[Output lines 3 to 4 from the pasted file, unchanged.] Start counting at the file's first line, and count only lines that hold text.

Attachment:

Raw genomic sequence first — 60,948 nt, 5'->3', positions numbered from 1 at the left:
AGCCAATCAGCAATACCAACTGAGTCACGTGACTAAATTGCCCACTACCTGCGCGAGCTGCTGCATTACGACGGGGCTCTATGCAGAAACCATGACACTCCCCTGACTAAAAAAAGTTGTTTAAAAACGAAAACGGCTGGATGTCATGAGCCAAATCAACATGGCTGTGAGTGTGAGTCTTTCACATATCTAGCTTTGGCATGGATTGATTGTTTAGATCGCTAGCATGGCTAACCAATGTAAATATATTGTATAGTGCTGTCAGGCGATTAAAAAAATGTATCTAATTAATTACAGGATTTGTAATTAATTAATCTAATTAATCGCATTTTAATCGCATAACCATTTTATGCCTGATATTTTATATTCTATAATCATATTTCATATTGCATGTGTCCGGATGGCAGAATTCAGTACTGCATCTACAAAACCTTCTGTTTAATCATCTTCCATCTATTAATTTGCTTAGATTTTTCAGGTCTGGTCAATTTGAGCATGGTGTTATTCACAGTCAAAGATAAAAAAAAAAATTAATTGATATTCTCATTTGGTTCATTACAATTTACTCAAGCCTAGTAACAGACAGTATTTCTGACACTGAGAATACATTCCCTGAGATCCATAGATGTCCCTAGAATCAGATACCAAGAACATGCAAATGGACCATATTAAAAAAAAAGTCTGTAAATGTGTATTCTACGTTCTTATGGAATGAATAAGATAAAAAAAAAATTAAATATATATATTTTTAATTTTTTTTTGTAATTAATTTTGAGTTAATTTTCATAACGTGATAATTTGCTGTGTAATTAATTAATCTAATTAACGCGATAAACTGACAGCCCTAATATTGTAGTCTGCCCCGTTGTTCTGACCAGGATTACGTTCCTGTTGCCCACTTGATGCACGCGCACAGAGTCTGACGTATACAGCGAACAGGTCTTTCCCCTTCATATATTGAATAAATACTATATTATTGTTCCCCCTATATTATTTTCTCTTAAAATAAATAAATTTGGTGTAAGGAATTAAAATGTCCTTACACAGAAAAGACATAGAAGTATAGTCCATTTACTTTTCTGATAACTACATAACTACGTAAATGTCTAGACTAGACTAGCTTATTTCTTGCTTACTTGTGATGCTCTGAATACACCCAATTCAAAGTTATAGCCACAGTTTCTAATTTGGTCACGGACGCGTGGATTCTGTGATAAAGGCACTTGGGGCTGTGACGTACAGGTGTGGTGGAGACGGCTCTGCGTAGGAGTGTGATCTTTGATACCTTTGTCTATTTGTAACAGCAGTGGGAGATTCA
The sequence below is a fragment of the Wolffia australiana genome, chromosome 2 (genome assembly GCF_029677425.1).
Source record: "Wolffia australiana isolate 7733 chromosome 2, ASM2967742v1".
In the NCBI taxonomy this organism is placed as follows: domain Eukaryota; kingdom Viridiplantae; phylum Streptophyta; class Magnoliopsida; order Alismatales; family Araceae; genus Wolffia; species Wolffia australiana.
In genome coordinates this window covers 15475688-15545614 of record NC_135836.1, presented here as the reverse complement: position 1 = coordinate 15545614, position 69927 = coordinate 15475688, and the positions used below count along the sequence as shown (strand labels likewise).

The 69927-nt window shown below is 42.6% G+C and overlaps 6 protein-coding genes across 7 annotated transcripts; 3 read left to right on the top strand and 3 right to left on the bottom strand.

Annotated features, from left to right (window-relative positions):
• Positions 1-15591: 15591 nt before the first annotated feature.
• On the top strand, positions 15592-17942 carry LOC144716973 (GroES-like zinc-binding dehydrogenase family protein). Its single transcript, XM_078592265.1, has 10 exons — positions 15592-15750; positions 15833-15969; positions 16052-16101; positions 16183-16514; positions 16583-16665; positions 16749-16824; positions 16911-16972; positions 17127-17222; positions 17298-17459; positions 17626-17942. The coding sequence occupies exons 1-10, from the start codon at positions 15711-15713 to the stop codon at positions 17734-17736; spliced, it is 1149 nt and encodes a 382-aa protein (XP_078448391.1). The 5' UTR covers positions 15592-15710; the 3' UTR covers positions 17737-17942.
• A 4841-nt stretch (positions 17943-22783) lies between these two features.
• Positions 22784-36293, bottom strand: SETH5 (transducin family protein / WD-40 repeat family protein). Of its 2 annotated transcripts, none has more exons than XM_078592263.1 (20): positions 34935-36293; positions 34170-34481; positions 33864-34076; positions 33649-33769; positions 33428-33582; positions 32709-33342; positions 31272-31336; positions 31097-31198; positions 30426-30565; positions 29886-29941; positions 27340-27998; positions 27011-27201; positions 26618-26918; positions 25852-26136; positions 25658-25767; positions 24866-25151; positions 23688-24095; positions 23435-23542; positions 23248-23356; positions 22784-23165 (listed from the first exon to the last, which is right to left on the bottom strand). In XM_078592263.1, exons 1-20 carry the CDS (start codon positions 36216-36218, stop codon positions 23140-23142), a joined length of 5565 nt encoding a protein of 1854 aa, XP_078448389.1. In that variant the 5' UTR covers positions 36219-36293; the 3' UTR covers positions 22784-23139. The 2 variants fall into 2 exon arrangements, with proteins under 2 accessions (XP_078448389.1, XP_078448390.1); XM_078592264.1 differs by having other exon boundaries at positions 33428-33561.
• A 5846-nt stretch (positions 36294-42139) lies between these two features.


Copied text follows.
The sequence below is a fragment of the Wolffia australiana genome, chromosome 2 (genome assembly GCF_029677425.1).
Source record: "Wolffia australiana isolate 7733 chromosome 2, ASM2967742v1".